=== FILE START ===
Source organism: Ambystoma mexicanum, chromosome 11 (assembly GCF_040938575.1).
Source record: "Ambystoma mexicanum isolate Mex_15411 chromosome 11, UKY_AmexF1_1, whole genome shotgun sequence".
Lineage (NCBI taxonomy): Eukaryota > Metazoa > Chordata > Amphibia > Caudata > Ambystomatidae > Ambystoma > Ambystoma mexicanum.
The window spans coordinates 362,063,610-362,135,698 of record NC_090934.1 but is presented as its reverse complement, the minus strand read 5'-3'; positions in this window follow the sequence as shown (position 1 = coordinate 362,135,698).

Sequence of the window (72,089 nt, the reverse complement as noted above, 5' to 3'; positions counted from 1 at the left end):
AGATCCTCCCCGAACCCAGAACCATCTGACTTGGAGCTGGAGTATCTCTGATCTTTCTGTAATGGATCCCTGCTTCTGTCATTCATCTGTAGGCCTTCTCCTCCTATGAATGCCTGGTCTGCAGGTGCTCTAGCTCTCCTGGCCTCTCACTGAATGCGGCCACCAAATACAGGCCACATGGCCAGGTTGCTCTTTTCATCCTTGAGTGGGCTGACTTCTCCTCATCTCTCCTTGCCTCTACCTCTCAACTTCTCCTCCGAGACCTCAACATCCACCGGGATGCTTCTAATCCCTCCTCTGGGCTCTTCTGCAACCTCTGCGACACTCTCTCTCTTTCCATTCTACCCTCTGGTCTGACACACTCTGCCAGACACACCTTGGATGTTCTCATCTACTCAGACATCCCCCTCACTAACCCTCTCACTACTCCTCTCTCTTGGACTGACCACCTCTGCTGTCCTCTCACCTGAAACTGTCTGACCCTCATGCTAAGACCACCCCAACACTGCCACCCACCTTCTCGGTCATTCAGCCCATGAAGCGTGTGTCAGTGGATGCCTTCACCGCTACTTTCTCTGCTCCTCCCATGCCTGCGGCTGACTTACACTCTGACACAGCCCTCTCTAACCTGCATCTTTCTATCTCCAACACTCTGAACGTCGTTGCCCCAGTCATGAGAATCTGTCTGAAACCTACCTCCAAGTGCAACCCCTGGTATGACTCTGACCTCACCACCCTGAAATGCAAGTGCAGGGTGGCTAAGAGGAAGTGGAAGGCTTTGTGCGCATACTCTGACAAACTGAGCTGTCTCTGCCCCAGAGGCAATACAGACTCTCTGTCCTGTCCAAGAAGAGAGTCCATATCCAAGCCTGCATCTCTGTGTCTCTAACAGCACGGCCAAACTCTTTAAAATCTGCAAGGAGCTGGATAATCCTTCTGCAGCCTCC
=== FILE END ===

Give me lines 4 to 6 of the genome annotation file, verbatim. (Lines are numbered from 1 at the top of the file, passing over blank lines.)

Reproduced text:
The window spans coordinates 362,063,610-362,135,698 of record NC_090934.1 but is presented as its reverse complement, the minus strand read 5'-3'; positions in this window follow the sequence as shown (position 1 = coordinate 362,135,698).

Sequence of the window (72,089 nt, the reverse complement as noted above, 5' to 3'; positions counted from 1 at the left end):
AGATCCTCCCCGAACCCAGAACCATCTGACTTGGAGCTGGAGTATCTCTGATCTTTCTGTAATGGATCCCTGCTTCTGTCATTCATCTGTAGGCCTTCTCCTCCTATGAATGCCTGGTCTGCAGGTGCTCTAGCTCTCCTGGCCTCTCACTGAATGCGGCCACCAAATACAGGCCACATGGCCAGGTTGCTCTTTTCATCCTTGAGTGGGCTGACTTCTCCTCATCTCTCCTTGCCTCTACCTCTCAACTTCTCCTCCGAGACCTCAACATCCACCGGGATGCTTCTAATCCCTCCTCTGGGCTCTTCTGCAACCTCTGCGACACTCTCTCTCTTTCCATTCTACCCTCTGGTCTGACACACTCTGCCAGACACACCTTGGATGTTCTCATCTACTCAGACATCCCCCTCACTAACCCTCTCACTACTCCTCTCTCTTGGACTGACCACCTCTGCTGTCCTCTCACCTGAAACTGTCTGACCCTCATGCTAAGACCACCCCAACACTGCCACCCACCTTCTCGGTCATTCAGCCCATGAAGCGTGTGTCAGTGGATGCCTTCACCGCTACTTTCTCTGCTCCTCCCATGCCTGCGGCTGACTTACACTCTGACACAGCCCTCTCTAACCTGCATCTTTCTATCTCCAACACTCTGAACGTCGTTGCCCCAGTCATGAGAATCTGTCTGAAACCTACCTCCAAGTGCAACCCCTGGTATGACTCTGACCTCACCACCCTGAAATGCAAGTGCAGGGTGGCTAAGAGGAAGTGGAAGGCTTTGTGCGCATACTCTGACAAACTGAGCTGTCTCTGCCCCAGAGGCAATACAGACTCTCTGTCCTGTCCAAGAAGAGAGTCCATATCCAAGCCTGCATCTCTGTGTCTCTAACAGCACGGCCAAACTCTTTAAAATCTGCAAGGAGCTGGATAATCCTTCTGCAGCCTCC